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Commissioning of Virtual Simulation and its Role in the Treatment Planning of Head and Neck Cancers at Charlotte Maxeke Johannesburg Academic Hospital (CMJAH)
ISSN: 2380-5439
Journal of Health Education Research & Development
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Commissioning of Virtual Simulation and its Role in the Treatment Planning of Head and Neck Cancers at Charlotte Maxeke Johannesburg Academic Hospital (CMJAH)

Bronwin P Van Wyk1*, Leo P Masamba2, Vinay Sharma2 and Thulani Nyathi1

1Department of Radiation Sciences, Division of Medical Physics, Charlotte Maxeke Johannesburg Academic Hospital, South Africa

2Division of Radiotherapy, Charlotte Maxeke Johannesburg Academic Hospital, South Africa

*Corresponding Author:
Bronwin P Van Wyk
Department of Radiation Sciences
Division of Medical Physics
Charlotte Maxeke Johannesburg Academic Hospital, South Africa
Tel: +27125214771
E-mail: [email protected]

Received date: September 12, 2016; Accepted date: November 08, 2016; Published date: November 11, 2016

Citation: Wyk BPV, Masamba LP, Sharma V, Nyathi T (2016) Commissioning of Virtual Simulation and its Role in the Treatment Planning of Head and Neck Cancers at Charlotte Maxeke Johannesburg Academic Hospital (CMJAH). J Health Edu Res Dev 4:198. doi: 10.4172/2380-5439.1000198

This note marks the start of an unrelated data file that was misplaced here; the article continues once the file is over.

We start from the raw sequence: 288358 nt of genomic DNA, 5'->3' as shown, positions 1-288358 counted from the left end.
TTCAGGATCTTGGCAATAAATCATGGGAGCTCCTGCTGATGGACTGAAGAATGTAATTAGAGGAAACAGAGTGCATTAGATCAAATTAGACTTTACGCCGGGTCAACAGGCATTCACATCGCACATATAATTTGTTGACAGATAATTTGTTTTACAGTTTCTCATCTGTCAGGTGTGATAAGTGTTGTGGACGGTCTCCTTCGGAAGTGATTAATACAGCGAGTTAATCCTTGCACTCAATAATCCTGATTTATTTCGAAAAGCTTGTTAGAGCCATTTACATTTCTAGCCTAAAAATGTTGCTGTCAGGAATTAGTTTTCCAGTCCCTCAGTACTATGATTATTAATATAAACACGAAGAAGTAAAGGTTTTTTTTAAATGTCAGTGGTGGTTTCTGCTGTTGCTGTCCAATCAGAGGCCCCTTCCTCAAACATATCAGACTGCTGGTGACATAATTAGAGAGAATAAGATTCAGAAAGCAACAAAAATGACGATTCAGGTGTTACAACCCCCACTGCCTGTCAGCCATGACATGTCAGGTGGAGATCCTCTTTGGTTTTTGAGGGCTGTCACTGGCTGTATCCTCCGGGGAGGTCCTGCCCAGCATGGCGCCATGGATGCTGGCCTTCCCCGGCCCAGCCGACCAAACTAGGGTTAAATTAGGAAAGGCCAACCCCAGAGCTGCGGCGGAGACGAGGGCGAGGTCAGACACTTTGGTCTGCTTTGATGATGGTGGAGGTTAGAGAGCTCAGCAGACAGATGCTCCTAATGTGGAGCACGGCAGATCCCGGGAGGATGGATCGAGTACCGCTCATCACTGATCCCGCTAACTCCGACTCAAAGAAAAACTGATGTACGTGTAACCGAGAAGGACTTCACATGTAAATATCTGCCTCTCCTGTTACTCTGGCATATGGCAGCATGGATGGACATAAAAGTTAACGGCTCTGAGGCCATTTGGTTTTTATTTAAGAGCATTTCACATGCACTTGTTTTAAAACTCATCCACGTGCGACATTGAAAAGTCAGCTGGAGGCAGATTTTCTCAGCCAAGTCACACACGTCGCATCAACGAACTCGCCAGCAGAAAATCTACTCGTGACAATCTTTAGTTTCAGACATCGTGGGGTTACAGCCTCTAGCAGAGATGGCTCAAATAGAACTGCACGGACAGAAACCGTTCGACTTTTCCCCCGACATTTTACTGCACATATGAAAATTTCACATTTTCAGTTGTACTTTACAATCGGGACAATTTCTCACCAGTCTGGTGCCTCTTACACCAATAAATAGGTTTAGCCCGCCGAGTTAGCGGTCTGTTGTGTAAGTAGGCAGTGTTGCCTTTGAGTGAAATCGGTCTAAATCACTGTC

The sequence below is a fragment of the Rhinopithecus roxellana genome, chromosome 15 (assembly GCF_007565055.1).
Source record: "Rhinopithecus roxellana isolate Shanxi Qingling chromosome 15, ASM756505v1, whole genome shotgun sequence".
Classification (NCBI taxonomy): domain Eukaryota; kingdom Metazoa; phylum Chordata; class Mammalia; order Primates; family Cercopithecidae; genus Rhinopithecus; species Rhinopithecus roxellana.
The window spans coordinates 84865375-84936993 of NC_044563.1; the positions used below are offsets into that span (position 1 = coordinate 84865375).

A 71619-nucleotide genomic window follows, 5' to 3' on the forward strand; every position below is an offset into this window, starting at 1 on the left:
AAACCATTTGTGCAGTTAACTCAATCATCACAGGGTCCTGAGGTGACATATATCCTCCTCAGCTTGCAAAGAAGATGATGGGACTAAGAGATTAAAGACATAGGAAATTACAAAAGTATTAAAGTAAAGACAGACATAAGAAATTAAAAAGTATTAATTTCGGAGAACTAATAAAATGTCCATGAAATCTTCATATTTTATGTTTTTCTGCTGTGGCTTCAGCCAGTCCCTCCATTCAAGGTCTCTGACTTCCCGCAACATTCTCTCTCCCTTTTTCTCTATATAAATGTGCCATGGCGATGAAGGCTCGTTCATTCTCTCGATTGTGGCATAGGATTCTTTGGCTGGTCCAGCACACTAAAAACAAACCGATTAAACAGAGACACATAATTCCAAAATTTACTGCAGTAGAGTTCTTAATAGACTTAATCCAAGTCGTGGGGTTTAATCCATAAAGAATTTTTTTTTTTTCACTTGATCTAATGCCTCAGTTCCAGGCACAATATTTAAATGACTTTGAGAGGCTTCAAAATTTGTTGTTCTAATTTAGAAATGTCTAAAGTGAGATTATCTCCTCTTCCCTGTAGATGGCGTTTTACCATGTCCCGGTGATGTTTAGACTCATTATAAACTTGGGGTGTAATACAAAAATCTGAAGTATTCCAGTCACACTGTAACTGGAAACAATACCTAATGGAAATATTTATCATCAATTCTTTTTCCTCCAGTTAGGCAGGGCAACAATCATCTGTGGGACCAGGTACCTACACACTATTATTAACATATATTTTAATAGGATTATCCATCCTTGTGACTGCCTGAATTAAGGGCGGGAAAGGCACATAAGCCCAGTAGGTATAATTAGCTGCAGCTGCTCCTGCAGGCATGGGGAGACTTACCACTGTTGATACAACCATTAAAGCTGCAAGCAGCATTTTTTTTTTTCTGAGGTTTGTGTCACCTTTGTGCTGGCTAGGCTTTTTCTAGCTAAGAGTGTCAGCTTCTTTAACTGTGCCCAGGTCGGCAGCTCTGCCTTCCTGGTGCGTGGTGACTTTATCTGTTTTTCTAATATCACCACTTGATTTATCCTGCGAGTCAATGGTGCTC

Copyright: © 2016 Wyk BPV, et al. This is an open-access article distributed under the terms of the Creative Commons Attribution License, which permits unrestricted use, distribution, and reproduction in any medium, provided the original author and source are credited.

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The objective of this paper was to share the experience of virtual simulation commissioning and its use in radiation therapy of head and neck cancers at Charlotte Maxeke Johannesburg Academic hospital. The first sixty three (63) head and neck cases planned on the virtual simulation station was analyzed as well as the impression of staff members after using the system. A semi structured survey revealed that staff was overall satisfied with the system. A follow-up study with more cases planned, however, is advised.


Head and neck cancer; Radiotherapy; Treatment; Immobilisation


Head and neck cancers are one of the most troublesome cancer groups, with 60% of them presenting at locally advanced stages and local regional recurrence constituting the predominant recurrent pattern [1]. Radiotherapy is a standard non-surgical therapy for locally advanced head and neck cancers, which form approximately 10% of all 3000 cancer cases treated at our hospital, where 80% of these cases presenting in advanced stages. As per cancer reports, head and neck cancer formed approximately 4% of all cancer cases treated in South Africa in the year 1998 and 1999 [2-4].